I saw a Canalworld Forum discussion about new regulations to keep dogs on leads along the towpath along the Regent's Canal, with threats of fines for non-compliance. You can see plenty of the notices on the Lea navigation, alongside the Hackney Marshes. The forum discussion seems to focus on the nuisance of dogs fouling the path (not sure how pooing on the end of a lead would be any different!), before drifting off into the nuisance caused by speeding cyclists.
I was wondering about the timing of these new restrictions. As many know, Leyton Marsh has been the subject of much protest recently, over the development of a basketball centre for the Olympics. The open land alongside the canal, where people and their dogs wander freely every day, has been dug up and built on, with heavy security keeping the community out. It's not the only shiny metal and concrete structure to have sprung up along that stretch of common land, close to the canal I see. Anyway, it seems that three dogs that walk that area had toxic poisoning within a few days of each other. Of course it may be completeley unrelated but about 3 weeks later, the notices restricting dogs went up all along that stretch of the canal.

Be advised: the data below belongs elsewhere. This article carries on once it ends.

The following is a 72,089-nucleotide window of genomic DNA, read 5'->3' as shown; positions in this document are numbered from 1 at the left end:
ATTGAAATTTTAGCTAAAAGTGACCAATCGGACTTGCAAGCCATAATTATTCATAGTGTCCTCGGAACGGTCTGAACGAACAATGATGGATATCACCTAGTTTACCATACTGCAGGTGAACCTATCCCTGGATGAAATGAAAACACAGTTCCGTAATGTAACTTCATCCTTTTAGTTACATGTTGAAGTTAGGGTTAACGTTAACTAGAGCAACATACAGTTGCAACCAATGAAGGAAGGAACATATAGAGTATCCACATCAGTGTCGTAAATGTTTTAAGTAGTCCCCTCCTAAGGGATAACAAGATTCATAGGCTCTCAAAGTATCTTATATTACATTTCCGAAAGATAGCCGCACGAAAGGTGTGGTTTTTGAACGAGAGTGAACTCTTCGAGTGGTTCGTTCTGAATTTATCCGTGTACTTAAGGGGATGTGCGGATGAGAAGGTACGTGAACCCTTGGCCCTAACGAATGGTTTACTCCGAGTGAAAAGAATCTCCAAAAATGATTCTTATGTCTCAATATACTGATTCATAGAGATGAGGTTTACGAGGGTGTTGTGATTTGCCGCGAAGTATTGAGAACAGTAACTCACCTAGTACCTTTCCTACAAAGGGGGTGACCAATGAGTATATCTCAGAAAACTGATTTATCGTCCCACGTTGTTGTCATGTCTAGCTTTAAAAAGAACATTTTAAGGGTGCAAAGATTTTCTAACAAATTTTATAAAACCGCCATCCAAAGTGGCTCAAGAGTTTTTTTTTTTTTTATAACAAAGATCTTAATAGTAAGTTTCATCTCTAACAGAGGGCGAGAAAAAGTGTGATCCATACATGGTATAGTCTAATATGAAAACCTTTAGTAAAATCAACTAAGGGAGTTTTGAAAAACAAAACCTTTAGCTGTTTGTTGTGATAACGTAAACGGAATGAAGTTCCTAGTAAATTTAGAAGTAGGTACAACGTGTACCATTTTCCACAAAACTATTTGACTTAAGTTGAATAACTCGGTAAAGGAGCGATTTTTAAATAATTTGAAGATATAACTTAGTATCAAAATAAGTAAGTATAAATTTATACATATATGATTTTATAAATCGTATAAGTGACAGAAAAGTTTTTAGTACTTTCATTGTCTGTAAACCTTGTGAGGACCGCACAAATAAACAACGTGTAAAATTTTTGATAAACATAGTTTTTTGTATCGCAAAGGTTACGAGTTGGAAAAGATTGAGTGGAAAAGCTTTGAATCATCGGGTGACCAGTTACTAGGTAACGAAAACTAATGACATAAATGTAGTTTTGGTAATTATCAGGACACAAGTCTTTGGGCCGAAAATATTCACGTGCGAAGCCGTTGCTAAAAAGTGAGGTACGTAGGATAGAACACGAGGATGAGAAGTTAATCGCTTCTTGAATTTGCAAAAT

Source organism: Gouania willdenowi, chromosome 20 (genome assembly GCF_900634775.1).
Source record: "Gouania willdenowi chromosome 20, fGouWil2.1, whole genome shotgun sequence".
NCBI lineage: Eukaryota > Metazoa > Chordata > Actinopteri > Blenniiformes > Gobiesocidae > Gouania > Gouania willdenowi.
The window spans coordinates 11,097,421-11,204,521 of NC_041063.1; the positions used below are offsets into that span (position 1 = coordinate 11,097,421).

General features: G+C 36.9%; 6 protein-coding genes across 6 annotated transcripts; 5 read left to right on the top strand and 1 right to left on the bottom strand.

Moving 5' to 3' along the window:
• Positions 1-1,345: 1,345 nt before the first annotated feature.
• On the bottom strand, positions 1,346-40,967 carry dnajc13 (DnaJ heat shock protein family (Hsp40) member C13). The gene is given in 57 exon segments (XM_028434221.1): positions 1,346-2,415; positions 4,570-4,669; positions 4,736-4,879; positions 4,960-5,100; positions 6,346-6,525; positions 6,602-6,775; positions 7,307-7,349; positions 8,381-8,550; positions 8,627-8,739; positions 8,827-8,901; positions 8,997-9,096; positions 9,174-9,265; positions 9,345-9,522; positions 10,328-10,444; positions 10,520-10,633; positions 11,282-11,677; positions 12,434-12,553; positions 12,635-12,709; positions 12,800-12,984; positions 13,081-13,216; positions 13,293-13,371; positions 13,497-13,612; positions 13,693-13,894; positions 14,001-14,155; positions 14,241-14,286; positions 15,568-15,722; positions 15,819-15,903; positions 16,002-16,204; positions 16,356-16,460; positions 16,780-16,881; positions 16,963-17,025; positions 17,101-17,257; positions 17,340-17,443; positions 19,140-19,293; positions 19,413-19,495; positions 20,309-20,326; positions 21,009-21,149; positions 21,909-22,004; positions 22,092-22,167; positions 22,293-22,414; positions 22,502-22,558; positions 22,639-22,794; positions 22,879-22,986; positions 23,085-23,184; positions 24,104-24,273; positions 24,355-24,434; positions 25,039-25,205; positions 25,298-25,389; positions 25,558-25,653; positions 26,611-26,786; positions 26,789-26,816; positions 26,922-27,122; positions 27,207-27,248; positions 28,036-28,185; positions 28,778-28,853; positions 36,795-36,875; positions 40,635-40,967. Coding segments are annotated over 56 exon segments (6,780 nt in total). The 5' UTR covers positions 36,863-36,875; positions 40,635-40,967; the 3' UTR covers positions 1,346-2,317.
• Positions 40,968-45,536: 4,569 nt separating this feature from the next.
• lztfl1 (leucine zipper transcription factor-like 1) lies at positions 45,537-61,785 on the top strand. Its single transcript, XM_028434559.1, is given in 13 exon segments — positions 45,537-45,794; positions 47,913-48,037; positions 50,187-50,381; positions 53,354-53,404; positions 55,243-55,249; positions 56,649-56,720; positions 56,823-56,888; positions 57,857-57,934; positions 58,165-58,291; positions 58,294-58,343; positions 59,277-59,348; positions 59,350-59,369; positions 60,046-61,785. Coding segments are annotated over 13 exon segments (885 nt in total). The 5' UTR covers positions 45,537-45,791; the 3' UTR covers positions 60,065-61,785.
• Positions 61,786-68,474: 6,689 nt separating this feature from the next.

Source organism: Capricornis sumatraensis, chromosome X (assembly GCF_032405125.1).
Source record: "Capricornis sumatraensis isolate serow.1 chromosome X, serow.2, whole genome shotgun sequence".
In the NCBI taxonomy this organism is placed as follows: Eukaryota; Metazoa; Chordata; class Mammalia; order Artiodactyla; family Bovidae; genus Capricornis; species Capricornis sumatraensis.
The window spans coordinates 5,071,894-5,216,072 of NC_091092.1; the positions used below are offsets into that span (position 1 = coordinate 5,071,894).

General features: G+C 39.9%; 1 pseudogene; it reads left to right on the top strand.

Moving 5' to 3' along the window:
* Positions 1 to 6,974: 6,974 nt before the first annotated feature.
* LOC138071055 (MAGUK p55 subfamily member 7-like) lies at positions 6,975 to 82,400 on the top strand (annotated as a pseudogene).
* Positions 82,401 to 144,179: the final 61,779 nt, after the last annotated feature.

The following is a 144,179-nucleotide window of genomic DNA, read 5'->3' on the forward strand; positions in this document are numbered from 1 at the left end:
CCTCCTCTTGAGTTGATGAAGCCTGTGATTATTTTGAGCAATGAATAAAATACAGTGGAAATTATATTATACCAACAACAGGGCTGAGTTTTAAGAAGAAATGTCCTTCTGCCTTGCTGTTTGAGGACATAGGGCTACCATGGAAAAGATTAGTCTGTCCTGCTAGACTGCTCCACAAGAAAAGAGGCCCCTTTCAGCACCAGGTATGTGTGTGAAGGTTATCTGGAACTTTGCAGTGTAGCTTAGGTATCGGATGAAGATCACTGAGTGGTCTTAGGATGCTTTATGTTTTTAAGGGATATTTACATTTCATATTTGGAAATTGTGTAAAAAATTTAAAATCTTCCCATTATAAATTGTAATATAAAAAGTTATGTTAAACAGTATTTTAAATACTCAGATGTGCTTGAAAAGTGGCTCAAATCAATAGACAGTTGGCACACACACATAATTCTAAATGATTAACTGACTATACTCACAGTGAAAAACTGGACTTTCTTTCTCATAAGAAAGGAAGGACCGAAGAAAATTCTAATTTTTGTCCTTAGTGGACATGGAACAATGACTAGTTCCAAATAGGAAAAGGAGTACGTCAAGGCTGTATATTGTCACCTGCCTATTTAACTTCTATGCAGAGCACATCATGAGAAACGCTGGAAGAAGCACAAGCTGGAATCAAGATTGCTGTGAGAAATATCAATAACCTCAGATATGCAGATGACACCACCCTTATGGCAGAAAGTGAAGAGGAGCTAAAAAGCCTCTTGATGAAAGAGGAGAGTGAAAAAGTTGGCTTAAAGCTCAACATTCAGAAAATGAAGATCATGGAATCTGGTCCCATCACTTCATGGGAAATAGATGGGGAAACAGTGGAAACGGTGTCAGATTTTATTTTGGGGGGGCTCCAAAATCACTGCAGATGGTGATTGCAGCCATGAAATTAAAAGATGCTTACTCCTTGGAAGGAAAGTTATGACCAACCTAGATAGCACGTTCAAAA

I'm guessing that the marshes hold still water almost permanently and that disturbing the soil might release some of London's pollutants into surface, drinkable water.
Here's what a Guardian article said at the start of the year:
"The Environment Agency, which has worked with the Olympic Delivery
Authority (ODA), the London Development Agency and other partners on the
site said it had helped the ODA decontaminate 2m tonnes of soil so it
could be reused."
Another report says:
"The main site for the 2012 bid, the Lower Lea Valley, is the largest
area of derelict and contaminated land in the capital"
I'm just a bit sceptic about how efficiently you can decontaminate large areas of land without releasing chemicals and other pollutants into groundwater and air. We don't often see for ourselves the effect on wildlife, but I guess the health of our own dear dogs is very much noticed.
But hey, I'm just a conspiracy-theorist.